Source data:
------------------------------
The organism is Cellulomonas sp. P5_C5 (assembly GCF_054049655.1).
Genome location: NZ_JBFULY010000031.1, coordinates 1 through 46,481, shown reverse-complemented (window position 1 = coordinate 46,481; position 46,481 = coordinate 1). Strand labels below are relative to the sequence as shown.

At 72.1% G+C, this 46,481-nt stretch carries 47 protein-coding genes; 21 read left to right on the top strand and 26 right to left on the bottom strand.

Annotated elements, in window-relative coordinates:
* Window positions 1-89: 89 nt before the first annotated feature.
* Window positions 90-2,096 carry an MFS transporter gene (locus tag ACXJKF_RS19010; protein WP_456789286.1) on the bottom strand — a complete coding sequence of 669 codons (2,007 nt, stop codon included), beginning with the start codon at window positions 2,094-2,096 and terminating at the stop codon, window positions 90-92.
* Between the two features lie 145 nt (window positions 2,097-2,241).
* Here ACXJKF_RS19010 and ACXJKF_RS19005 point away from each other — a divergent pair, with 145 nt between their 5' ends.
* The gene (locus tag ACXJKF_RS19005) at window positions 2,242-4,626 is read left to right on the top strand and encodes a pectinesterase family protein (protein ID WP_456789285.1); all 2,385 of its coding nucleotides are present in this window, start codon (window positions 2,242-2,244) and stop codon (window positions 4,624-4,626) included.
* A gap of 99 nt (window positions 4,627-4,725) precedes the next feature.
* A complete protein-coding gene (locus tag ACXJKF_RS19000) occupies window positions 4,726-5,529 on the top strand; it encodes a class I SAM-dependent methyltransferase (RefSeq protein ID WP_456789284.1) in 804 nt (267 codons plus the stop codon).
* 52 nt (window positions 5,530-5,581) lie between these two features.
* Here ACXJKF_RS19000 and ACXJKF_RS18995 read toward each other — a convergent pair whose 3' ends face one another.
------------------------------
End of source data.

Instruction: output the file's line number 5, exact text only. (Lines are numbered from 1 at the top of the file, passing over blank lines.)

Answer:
* Window positions 1-89: 89 nt before the first annotated feature.